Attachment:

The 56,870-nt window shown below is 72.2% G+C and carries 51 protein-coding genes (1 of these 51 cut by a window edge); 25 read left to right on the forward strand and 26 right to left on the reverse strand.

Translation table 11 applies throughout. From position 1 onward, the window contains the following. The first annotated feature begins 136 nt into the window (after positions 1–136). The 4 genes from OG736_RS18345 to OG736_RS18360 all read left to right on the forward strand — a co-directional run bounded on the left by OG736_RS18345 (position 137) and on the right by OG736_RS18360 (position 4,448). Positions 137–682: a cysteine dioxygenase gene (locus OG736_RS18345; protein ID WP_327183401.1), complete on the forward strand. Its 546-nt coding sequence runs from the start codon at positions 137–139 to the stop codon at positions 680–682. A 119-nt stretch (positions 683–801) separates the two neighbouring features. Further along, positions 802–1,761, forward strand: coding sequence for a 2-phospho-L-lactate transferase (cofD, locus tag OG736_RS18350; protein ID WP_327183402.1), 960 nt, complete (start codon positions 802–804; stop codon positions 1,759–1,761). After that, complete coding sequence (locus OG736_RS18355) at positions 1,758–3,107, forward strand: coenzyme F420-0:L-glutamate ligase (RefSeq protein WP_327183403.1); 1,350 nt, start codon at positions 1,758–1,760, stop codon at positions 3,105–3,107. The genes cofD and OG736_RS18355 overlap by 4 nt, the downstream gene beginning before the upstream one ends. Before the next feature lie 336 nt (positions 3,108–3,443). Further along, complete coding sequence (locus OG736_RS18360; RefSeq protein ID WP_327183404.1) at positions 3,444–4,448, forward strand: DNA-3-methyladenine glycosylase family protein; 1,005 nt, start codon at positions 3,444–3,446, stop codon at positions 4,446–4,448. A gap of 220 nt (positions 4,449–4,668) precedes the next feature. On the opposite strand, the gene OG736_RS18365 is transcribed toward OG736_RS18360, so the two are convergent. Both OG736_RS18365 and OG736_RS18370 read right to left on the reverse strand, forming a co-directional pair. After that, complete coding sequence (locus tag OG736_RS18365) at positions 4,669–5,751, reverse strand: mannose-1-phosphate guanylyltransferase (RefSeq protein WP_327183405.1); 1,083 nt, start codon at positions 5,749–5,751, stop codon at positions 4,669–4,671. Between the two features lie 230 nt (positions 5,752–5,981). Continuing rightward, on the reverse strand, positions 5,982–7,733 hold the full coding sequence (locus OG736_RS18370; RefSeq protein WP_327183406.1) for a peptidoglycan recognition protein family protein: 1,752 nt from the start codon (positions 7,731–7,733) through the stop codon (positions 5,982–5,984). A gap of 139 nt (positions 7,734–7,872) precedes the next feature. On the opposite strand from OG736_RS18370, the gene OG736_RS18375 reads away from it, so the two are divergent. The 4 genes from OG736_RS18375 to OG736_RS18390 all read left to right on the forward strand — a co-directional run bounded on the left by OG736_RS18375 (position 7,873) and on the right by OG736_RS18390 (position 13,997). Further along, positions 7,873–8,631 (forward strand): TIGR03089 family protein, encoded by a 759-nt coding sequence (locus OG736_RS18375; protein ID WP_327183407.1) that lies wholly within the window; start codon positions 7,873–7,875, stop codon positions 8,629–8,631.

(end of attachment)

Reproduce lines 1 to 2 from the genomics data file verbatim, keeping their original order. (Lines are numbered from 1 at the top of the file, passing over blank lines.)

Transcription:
The 56,870-nt window shown below is 72.2% G+C and carries 51 protein-coding genes (1 of these 51 cut by a window edge); 25 read left to right on the forward strand and 26 right to left on the reverse strand.

Translation table 11 applies throughout. From position 1 onward, the window contains the following. The first annotated feature begins 136 nt into the window (after positions 1–136). The 4 genes from OG736_RS18345 to OG736_RS18360 all read left to right on the forward strand — a co-directional run bounded on the left by OG736_RS18345 (position 137) and on the right by OG736_RS18360 (position 4,448). Positions 137–682: a cysteine dioxygenase gene (locus OG736_RS18345; protein ID WP_327183401.1), complete on the forward strand. Its 546-nt coding sequence runs from the start codon at positions 137–139 to the stop codon at positions 680–682. A 119-nt stretch (positions 683–801) separates the two neighbouring features. Further along, positions 802–1,761, forward strand: coding sequence for a 2-phospho-L-lactate transferase (cofD, locus tag OG736_RS18350; protein ID WP_327183402.1), 960 nt, complete (start codon positions 802–804; stop codon positions 1,759–1,761). After that, complete coding sequence (locus OG736_RS18355) at positions 1,758–3,107, forward strand: coenzyme F420-0:L-glutamate ligase (RefSeq protein WP_327183403.1); 1,350 nt, start codon at positions 1,758–1,760, stop codon at positions 3,105–3,107. The genes cofD and OG736_RS18355 overlap by 4 nt, the downstream gene beginning before the upstream one ends. Before the next feature lie 336 nt (positions 3,108–3,443). Further along, complete coding sequence (locus OG736_RS18360; RefSeq protein ID WP_327183404.1) at positions 3,444–4,448, forward strand: DNA-3-methyladenine glycosylase family protein; 1,005 nt, start codon at positions 3,444–3,446, stop codon at positions 4,446–4,448. A gap of 220 nt (positions 4,449–4,668) precedes the next feature. On the opposite strand, the gene OG736_RS18365 is transcribed toward OG736_RS18360, so the two are convergent. Both OG736_RS18365 and OG736_RS18370 read right to left on the reverse strand, forming a co-directional pair. After that, complete coding sequence (locus tag OG736_RS18365) at positions 4,669–5,751, reverse strand: mannose-1-phosphate guanylyltransferase (RefSeq protein WP_327183405.1); 1,083 nt, start codon at positions 5,749–5,751, stop codon at positions 4,669–4,671. Between the two features lie 230 nt (positions 5,752–5,981). Continuing rightward, on the reverse strand, positions 5,982–7,733 hold the full coding sequence (locus OG736_RS18370; RefSeq protein WP_327183406.1) for a peptidoglycan recognition protein family protein: 1,752 nt from the start codon (positions 7,731–7,733) through the stop codon (positions 5,982–5,984). A gap of 139 nt (positions 7,734–7,872) precedes the next feature. On the opposite strand from OG736_RS18370, the gene OG736_RS18375 reads away from it, so the two are divergent. The 4 genes from OG736_RS18375 to OG736_RS18390 all read left to right on the forward strand — a co-directional run bounded on the left by OG736_RS18375 (position 7,873) and on the right by OG736_RS18390 (position 13,997). Further along, positions 7,873–8,631 (forward strand): TIGR03089 family protein, encoded by a 759-nt coding sequence (locus OG736_RS18375; protein ID WP_327183407.1) that lies wholly within the window; start codon positions 7,873–7,875, stop codon positions 8,629–8,631.